An Audio Waterworld

The quest to secretly track music fans continues: Royal Philips Electronics and Digimarc announced last week that they have signed a new agreement that extends the licensing of Digimarc's digital watermarking patents to include audio applications as well as a broader range of video applications.

The companies say the new non-exclusive agreement now covers video and audio applications in professional, governmental, and consumer markets, "thus expanding the scope of applications and market opportunities of both companies' activities in digital watermarking."

Digimarc first signed a digital watermarking licensing agreement with Philips in April 2001 to support deployment of Philips' WaterCast digital video watermarking system. This agreement was extended in September 2001 to license additional applications to Philips and expand development and co-marketing activities. Also in 2001, Digimarc entered into litigation with watermarking rival Verance. The latest agreement with Philips extends watermarking applications to the audio domain.

Philips' Ronald Maandonks says, "It is increasingly important to be able to accurately identify content through the use of digital watermarking. The expansion of the licensing agreement with Digimarc confirms our respective leading positions in digital watermarking technology." Maandonks emphasizes that Philips was the first company to offer digital watermarking applications in both video and audio, and the company hopes to continue expanding those markets.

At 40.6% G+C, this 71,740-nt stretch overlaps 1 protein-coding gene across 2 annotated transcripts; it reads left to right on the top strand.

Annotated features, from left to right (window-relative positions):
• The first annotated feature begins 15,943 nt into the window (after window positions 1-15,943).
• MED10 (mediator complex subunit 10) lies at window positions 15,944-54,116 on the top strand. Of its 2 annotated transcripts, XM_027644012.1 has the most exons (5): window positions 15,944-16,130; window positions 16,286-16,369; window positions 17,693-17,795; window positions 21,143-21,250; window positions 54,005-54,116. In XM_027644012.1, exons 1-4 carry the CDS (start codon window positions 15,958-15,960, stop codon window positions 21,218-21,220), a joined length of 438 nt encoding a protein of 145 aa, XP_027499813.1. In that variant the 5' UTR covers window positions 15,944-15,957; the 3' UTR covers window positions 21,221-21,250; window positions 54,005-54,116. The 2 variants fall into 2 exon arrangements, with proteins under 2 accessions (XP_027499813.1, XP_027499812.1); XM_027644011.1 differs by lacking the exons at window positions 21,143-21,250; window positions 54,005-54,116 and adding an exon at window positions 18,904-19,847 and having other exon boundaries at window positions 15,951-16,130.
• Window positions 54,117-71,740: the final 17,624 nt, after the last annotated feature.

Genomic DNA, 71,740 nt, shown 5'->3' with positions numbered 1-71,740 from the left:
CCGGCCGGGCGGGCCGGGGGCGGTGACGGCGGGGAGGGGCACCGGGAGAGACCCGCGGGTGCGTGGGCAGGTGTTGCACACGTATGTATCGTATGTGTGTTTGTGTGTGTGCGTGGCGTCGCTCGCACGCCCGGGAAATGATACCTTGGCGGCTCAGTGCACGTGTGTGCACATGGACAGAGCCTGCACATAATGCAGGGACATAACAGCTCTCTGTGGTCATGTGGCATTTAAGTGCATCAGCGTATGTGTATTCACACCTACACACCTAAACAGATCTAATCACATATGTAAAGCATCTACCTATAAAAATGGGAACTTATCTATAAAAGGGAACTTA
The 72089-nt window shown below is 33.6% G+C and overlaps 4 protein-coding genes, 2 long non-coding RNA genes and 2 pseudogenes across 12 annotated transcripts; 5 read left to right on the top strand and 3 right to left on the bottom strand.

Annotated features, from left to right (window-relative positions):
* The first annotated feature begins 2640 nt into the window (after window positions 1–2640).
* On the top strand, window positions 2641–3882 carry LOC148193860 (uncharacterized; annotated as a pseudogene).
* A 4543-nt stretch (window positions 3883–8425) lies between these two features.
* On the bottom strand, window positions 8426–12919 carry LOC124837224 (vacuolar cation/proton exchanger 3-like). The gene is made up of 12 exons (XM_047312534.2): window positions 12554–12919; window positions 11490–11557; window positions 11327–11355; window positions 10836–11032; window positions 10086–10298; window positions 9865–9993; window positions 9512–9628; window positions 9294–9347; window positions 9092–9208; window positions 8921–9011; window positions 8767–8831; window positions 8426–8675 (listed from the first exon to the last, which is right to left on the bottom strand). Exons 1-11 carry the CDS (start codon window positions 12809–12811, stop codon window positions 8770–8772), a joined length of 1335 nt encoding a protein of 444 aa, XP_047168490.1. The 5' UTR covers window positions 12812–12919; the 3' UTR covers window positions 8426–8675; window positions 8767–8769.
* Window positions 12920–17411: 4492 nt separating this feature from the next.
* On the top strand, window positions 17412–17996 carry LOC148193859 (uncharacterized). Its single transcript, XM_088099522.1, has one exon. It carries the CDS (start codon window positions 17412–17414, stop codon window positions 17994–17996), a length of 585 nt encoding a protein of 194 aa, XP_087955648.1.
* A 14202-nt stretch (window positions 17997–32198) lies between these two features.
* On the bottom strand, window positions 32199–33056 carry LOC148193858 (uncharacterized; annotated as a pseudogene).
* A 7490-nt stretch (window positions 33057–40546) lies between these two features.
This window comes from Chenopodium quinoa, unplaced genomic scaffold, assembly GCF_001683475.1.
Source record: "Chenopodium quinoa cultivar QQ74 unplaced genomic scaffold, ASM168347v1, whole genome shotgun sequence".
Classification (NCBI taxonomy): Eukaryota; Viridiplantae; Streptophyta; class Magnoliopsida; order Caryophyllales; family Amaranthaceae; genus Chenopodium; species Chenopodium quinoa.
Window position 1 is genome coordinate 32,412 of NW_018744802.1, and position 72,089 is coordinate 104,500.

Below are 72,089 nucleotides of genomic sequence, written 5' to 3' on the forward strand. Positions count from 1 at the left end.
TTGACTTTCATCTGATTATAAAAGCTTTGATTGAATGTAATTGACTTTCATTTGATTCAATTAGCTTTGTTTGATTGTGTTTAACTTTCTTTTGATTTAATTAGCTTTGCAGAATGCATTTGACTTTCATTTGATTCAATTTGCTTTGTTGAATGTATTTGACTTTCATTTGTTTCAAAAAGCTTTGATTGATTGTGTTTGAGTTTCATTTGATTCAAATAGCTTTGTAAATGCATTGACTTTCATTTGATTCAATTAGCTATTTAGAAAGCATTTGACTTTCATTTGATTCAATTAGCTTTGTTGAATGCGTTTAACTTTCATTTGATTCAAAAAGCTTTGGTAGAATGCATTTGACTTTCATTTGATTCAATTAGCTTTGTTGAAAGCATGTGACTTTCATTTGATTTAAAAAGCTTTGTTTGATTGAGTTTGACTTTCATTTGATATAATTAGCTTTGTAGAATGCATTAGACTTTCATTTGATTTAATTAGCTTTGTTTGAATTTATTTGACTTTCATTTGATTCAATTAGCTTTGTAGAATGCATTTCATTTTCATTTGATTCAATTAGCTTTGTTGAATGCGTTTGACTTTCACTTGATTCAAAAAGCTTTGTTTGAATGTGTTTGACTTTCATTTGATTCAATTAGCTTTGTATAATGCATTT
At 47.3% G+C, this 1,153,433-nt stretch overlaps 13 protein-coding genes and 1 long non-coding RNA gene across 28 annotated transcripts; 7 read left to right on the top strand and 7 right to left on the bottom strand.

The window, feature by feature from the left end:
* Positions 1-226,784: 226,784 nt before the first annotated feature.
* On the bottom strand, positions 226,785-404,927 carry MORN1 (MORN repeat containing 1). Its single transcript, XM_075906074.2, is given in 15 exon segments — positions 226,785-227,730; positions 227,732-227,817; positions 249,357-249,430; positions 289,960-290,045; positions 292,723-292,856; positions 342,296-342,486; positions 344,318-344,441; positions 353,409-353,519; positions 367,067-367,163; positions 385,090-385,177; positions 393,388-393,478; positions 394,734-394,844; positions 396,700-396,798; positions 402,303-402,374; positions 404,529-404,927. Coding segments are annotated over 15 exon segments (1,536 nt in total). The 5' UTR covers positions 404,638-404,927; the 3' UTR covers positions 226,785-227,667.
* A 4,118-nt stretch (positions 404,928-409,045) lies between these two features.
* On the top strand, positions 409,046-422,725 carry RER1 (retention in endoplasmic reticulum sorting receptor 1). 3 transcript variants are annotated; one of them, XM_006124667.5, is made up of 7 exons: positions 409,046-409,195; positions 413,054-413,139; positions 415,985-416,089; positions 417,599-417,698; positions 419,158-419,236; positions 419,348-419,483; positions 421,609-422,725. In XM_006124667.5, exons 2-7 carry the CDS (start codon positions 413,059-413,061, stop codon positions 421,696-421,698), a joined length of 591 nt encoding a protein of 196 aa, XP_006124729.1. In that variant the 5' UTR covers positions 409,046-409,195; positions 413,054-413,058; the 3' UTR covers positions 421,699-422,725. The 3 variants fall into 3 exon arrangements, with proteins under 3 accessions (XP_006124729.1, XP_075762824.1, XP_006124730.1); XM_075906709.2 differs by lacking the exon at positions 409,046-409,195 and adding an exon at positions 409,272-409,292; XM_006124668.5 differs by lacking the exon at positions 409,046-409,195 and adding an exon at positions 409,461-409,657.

Digimarc's Reed Stager adds, "Extending our cooperation with Philips reflects the recent increase in commercial interest and use of digital watermarking, and Philips is continuing to develop and drive innovative new audio and video products and services into the market."

Others are not so sure of watermarking's benefits. Digital rights advocates, such as the Electronic Frontier Foundation (EFF), point out that watermarking may be an invasion of consumer privacy and "usually prevents the public from exercising most types of fair use—and [watermarks] do not expire when a work is due to pass into the public domain."